Monday, September 26, 2011

Bourdain & Bordeaux

What do you get when you mix suckling pig, Indonesia, and Anthony Bourdain? Answer: a crowd. Which is why I declined to mix all three (missing out on the highly recommended Ibu Oka’s Babi Guling), and instead focusing on the Indonesian pig part. The thing about Bourdain is that he is never wrong about his food, and I wanted the chance to be wrong about my food. As you know by now, I love my pork. And I’d like to not love my pork, for the same reasons that everyone would like to love it less. Especially when it comes with skin, crackling, and melt-in-your mouth fat and garlic hot sauce.

"Babi Guling" Balinese Pork

My friends and I hired Pade, a local guide, to take us to Bali’s finest “Babi Guling”, and he didn’t waste more than two hours in doing just that. In those two hours, Bali’s finest “Babi Guling” roast suckling pig sold out. But, as luck would have it, we were waylaid for a good reason: we’d gotten the very unusual chance to see a religious ceremony that takes place only once every thirty years. But back to the pork.

Through several backstreets, down two alleyways, and behind a clothing shop, we found the sold-out locals-only ‘warung’, which is Indonesian for ‘small restaurant’. In the background, as always in Bali, the tinkling of wooden xylophones; in the foreground, wizened and leathery old men ambling along the backstreets, hands clasped behind their backs in meditative prayer. It was, of course, the type of backdrop that promises a good meal.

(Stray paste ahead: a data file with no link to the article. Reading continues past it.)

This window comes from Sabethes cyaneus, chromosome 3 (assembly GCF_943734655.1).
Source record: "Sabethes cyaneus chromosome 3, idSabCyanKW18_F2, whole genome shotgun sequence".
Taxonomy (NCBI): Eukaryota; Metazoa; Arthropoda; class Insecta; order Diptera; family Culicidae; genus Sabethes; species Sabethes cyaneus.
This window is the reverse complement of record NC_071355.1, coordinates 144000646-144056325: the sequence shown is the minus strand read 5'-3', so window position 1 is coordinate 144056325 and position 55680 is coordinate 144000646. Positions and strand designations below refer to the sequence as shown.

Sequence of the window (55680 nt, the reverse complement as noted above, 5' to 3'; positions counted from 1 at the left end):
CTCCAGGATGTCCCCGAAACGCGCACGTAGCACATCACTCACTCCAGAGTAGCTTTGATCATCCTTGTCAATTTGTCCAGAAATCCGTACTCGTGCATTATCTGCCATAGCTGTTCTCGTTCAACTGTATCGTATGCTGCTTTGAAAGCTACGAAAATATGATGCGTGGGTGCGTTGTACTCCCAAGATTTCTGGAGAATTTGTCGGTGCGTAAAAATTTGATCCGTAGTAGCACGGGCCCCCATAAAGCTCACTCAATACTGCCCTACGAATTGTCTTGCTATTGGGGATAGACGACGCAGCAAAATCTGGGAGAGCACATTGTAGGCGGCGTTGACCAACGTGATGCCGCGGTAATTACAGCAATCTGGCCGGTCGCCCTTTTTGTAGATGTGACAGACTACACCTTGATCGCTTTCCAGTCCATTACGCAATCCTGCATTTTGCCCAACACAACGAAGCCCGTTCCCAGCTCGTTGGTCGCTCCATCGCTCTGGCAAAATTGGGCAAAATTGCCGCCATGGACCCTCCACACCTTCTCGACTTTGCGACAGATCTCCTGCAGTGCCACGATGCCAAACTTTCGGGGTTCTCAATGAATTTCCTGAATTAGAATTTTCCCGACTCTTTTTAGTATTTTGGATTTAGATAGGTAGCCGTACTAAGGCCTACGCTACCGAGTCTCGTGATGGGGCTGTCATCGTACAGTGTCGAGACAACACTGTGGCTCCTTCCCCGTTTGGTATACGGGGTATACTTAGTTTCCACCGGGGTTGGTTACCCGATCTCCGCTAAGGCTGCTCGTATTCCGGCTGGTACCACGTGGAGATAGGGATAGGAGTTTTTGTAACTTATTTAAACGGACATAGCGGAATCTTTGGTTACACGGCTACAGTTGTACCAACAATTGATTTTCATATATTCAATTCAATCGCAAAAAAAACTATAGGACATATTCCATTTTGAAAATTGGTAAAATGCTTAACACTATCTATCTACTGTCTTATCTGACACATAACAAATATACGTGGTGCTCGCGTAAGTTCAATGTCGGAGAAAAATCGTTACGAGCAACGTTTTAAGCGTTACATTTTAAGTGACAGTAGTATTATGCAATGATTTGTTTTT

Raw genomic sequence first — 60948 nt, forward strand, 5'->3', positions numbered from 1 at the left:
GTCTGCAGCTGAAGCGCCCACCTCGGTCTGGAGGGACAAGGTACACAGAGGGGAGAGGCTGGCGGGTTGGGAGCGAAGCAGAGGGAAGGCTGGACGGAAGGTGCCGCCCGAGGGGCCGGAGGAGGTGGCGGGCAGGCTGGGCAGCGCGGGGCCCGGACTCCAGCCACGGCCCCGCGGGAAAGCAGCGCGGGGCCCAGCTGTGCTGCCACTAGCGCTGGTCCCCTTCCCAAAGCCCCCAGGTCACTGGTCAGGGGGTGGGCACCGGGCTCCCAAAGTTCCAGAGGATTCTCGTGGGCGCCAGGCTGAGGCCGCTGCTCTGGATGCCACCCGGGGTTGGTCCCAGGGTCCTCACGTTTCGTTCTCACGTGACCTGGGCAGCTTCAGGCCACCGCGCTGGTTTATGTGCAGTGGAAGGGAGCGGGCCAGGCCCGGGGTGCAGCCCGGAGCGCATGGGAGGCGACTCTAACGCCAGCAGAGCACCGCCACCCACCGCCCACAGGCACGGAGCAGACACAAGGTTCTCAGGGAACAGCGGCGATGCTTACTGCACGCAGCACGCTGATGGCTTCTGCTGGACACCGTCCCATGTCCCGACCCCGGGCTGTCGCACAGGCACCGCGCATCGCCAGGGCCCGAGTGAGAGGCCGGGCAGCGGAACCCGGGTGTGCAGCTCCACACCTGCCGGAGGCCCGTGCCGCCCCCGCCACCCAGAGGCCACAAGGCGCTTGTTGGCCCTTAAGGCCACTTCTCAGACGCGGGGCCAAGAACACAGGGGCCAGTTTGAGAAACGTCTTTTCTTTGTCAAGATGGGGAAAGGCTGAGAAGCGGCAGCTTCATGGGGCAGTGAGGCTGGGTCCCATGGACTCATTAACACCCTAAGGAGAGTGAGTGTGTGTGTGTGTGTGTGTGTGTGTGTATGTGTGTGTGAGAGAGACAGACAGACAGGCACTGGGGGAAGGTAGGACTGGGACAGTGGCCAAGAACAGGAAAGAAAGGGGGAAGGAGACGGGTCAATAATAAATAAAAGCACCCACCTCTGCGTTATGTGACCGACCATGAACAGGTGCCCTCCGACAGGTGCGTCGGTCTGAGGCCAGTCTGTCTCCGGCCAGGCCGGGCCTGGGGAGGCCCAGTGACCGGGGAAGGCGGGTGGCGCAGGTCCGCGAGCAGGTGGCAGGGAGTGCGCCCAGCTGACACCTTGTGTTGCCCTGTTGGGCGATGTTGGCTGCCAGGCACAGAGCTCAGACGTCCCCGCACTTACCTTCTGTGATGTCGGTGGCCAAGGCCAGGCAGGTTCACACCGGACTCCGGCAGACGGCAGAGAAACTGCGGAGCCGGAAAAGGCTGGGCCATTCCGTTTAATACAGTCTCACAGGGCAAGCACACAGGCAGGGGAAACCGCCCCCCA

The smell of garbage was overwhelming, and I whispered a silent prayer of thanks when Pade informed us apologetically that this locals-only pork seller was sold out. Off we went to a different Babi Guling restaurant, one that had plenty left to go around: the front half of a pig was sitting enclosed in a plexi-glass-plated window, and a waitress periodically reached in to remove generous fistfuls of his back, which ended up on my plate and Pade’s, along with a hot sauce made of coconut, garlic, and onions, an upside-down saucer of rice, two bowls of offal soup, and a helping of local sauteed vegetables. That and three ginger beers set us back just $9. The only thing missing was a bottle of Bordeaux.

But was the pork better than Anthony Bourdain’s recommended warung? I wouldn’t know – his Babi Guling restaurant had also sold out before we could get there. One thing I can tell you is that you wouldn't be wasting your time if you made a special trip to Bali to do nothing more than eat.

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